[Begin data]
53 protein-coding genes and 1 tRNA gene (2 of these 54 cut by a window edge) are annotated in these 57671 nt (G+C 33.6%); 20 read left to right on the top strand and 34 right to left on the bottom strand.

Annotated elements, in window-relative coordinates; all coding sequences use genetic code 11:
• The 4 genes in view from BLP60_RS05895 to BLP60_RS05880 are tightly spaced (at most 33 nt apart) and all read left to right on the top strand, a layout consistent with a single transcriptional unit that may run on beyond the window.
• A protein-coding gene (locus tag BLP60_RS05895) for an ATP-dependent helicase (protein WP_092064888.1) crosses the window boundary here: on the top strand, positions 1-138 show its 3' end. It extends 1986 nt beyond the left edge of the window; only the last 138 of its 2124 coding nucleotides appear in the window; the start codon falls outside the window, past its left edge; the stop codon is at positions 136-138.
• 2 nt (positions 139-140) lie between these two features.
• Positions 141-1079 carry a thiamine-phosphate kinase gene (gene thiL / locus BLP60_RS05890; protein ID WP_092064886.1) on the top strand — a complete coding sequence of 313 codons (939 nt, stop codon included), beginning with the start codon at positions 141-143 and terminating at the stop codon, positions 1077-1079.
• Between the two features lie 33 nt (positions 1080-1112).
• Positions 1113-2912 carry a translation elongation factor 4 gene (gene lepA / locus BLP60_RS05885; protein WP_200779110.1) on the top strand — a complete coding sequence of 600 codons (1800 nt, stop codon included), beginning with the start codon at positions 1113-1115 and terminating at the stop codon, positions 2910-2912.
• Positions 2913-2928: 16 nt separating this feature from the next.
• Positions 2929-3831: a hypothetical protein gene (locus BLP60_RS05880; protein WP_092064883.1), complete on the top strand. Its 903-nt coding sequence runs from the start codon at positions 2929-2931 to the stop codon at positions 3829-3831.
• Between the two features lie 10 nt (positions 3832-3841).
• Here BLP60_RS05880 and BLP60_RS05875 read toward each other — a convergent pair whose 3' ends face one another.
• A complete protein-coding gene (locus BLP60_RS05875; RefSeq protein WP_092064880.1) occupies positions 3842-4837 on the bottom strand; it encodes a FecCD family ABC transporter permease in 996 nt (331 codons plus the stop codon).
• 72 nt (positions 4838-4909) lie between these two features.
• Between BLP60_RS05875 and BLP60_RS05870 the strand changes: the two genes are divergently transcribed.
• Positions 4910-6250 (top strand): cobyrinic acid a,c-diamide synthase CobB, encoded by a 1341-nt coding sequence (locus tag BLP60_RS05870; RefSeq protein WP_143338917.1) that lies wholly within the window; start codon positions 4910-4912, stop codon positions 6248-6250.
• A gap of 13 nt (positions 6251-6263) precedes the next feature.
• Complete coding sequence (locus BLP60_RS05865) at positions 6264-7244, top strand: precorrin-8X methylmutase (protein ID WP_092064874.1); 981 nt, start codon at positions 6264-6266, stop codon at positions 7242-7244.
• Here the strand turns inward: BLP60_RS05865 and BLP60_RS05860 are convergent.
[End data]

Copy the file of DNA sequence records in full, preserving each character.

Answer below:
53 protein-coding genes and 1 tRNA gene (2 of these 54 cut by a window edge) are annotated in these 57671 nt (G+C 33.6%); 20 read left to right on the top strand and 34 right to left on the bottom strand.

Annotated elements, in window-relative coordinates; all coding sequences use genetic code 11:
• The 4 genes in view from BLP60_RS05895 to BLP60_RS05880 are tightly spaced (at most 33 nt apart) and all read left to right on the top strand, a layout consistent with a single transcriptional unit that may run on beyond the window.
• A protein-coding gene (locus tag BLP60_RS05895) for an ATP-dependent helicase (protein WP_092064888.1) crosses the window boundary here: on the top strand, positions 1-138 show its 3' end. It extends 1986 nt beyond the left edge of the window; only the last 138 of its 2124 coding nucleotides appear in the window; the start codon falls outside the window, past its left edge; the stop codon is at positions 136-138.
• 2 nt (positions 139-140) lie between these two features.
• Positions 141-1079 carry a thiamine-phosphate kinase gene (gene thiL / locus BLP60_RS05890; protein ID WP_092064886.1) on the top strand — a complete coding sequence of 313 codons (939 nt, stop codon included), beginning with the start codon at positions 141-143 and terminating at the stop codon, positions 1077-1079.
• Between the two features lie 33 nt (positions 1080-1112).
• Positions 1113-2912 carry a translation elongation factor 4 gene (gene lepA / locus BLP60_RS05885; protein WP_200779110.1) on the top strand — a complete coding sequence of 600 codons (1800 nt, stop codon included), beginning with the start codon at positions 1113-1115 and terminating at the stop codon, positions 2910-2912.
• Positions 2913-2928: 16 nt separating this feature from the next.
• Positions 2929-3831: a hypothetical protein gene (locus BLP60_RS05880; protein WP_092064883.1), complete on the top strand. Its 903-nt coding sequence runs from the start codon at positions 2929-2931 to the stop codon at positions 3829-3831.
• Between the two features lie 10 nt (positions 3832-3841).
• Here BLP60_RS05880 and BLP60_RS05875 read toward each other — a convergent pair whose 3' ends face one another.
• A complete protein-coding gene (locus BLP60_RS05875; RefSeq protein WP_092064880.1) occupies positions 3842-4837 on the bottom strand; it encodes a FecCD family ABC transporter permease in 996 nt (331 codons plus the stop codon).
• 72 nt (positions 4838-4909) lie between these two features.
• Between BLP60_RS05875 and BLP60_RS05870 the strand changes: the two genes are divergently transcribed.
• Positions 4910-6250 (top strand): cobyrinic acid a,c-diamide synthase CobB, encoded by a 1341-nt coding sequence (locus tag BLP60_RS05870; RefSeq protein WP_143338917.1) that lies wholly within the window; start codon positions 4910-4912, stop codon positions 6248-6250.
• A gap of 13 nt (positions 6251-6263) precedes the next feature.
• Complete coding sequence (locus BLP60_RS05865) at positions 6264-7244, top strand: precorrin-8X methylmutase (protein ID WP_092064874.1); 981 nt, start codon at positions 6264-6266, stop codon at positions 7242-7244.
• Here the strand turns inward: BLP60_RS05865 and BLP60_RS05860 are convergent.